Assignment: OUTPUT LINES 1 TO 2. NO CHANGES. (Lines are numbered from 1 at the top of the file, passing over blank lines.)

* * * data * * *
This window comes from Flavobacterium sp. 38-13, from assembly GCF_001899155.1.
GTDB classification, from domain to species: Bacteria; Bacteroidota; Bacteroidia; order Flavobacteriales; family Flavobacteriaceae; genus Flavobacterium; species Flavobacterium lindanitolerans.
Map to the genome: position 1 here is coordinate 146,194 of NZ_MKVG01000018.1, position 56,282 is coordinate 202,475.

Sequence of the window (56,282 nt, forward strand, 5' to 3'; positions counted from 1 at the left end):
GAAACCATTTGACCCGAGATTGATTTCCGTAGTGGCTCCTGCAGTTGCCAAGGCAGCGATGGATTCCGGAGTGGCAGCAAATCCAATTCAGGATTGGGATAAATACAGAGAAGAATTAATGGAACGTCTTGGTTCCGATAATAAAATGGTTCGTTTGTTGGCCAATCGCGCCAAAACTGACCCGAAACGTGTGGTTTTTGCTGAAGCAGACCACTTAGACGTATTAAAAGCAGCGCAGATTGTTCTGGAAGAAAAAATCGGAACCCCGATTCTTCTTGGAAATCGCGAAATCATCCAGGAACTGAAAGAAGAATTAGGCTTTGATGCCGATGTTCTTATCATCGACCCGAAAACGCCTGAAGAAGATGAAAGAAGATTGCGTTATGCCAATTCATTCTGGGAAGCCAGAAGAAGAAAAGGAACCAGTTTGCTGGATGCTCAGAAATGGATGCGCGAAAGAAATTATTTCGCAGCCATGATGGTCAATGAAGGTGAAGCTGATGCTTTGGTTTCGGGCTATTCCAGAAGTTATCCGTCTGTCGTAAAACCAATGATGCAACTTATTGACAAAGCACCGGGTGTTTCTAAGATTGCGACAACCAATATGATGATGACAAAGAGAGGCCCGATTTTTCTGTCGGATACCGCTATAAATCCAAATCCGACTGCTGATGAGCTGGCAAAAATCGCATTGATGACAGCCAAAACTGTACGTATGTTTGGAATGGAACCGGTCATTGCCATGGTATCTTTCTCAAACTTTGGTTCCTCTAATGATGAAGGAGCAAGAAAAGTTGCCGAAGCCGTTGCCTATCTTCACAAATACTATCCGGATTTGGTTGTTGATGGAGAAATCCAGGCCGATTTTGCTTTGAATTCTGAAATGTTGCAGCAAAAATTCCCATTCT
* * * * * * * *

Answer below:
This window comes from Flavobacterium sp. 38-13, from assembly GCF_001899155.1.
GTDB classification, from domain to species: Bacteria; Bacteroidota; Bacteroidia; order Flavobacteriales; family Flavobacteriaceae; genus Flavobacterium; species Flavobacterium lindanitolerans.